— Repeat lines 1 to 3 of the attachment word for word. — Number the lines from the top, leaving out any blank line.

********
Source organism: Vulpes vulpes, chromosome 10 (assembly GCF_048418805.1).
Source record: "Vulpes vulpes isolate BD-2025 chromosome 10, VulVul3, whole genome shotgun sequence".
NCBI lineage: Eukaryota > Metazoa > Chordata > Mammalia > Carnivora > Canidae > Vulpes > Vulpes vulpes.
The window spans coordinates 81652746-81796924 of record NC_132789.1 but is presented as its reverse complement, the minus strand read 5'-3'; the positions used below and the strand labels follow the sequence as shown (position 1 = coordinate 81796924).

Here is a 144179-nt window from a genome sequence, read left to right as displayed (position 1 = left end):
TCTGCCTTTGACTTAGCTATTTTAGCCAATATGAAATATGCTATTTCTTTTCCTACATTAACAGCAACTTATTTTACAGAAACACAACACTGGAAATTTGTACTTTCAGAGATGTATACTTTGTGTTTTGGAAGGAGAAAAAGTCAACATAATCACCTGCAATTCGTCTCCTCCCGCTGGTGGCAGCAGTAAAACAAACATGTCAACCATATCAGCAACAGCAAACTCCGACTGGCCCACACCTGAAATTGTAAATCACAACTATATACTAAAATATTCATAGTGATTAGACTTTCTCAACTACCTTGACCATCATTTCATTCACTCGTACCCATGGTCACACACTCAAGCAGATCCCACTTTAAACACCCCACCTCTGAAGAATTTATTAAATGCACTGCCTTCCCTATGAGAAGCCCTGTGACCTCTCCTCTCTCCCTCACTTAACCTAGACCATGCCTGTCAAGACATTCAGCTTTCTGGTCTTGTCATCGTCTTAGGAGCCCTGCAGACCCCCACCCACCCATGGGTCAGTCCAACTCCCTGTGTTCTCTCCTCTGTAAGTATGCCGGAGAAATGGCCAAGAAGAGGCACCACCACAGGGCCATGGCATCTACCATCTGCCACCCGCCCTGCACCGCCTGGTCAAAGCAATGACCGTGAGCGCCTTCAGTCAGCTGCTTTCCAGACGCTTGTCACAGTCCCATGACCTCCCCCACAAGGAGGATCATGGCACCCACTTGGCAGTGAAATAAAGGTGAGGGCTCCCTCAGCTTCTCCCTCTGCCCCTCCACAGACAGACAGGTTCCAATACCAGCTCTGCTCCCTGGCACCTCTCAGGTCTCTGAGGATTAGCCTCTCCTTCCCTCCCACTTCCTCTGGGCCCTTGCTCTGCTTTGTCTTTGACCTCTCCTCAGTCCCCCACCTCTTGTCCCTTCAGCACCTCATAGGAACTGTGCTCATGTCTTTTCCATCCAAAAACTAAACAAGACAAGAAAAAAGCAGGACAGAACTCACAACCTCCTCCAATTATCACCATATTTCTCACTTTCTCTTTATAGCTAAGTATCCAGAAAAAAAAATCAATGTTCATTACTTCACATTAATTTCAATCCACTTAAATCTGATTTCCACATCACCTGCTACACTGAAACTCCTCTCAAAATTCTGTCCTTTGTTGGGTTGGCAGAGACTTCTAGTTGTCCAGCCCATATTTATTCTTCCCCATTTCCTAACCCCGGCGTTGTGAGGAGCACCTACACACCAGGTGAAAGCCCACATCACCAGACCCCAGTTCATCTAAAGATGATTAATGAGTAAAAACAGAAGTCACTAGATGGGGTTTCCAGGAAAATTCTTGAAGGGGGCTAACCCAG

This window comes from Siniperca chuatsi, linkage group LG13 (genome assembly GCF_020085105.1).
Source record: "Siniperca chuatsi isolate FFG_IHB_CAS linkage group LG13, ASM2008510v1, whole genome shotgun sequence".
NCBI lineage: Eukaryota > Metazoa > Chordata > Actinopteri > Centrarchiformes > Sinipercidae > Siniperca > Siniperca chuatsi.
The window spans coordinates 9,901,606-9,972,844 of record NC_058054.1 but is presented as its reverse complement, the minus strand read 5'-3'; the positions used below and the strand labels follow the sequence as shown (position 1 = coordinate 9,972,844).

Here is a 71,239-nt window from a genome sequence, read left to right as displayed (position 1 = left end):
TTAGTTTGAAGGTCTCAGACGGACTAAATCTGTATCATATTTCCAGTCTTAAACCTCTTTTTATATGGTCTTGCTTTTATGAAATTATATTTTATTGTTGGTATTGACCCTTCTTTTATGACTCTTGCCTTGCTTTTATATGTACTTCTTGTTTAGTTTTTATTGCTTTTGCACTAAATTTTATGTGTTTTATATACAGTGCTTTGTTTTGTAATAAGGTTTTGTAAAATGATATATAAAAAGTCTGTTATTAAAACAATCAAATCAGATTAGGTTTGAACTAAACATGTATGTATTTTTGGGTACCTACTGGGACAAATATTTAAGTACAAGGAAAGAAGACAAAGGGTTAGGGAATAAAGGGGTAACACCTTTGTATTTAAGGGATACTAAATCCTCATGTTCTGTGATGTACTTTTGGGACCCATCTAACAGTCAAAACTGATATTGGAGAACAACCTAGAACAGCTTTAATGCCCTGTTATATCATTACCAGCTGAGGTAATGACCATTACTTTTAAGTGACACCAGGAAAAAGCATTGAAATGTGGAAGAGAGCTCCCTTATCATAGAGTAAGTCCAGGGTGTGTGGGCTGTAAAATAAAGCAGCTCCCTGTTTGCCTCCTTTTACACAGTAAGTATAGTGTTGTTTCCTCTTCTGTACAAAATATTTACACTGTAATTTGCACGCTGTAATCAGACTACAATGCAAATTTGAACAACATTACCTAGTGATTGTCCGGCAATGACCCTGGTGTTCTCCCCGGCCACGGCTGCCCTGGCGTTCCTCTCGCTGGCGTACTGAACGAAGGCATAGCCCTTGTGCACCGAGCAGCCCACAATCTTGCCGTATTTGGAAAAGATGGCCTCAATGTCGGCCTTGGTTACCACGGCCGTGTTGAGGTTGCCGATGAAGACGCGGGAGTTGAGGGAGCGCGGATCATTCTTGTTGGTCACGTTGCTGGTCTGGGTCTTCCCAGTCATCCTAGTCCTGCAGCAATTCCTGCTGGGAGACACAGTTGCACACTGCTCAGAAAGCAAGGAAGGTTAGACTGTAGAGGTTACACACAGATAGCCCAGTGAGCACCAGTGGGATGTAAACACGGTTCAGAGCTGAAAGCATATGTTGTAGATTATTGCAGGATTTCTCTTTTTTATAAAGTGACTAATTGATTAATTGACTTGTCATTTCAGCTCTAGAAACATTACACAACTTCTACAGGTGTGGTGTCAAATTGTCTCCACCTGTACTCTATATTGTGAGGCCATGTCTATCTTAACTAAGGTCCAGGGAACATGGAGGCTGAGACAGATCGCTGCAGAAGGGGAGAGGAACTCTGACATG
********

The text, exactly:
Source organism: Vulpes vulpes, chromosome 10 (assembly GCF_048418805.1).
Source record: "Vulpes vulpes isolate BD-2025 chromosome 10, VulVul3, whole genome shotgun sequence".
NCBI lineage: Eukaryota > Metazoa > Chordata > Mammalia > Carnivora > Canidae > Vulpes > Vulpes vulpes.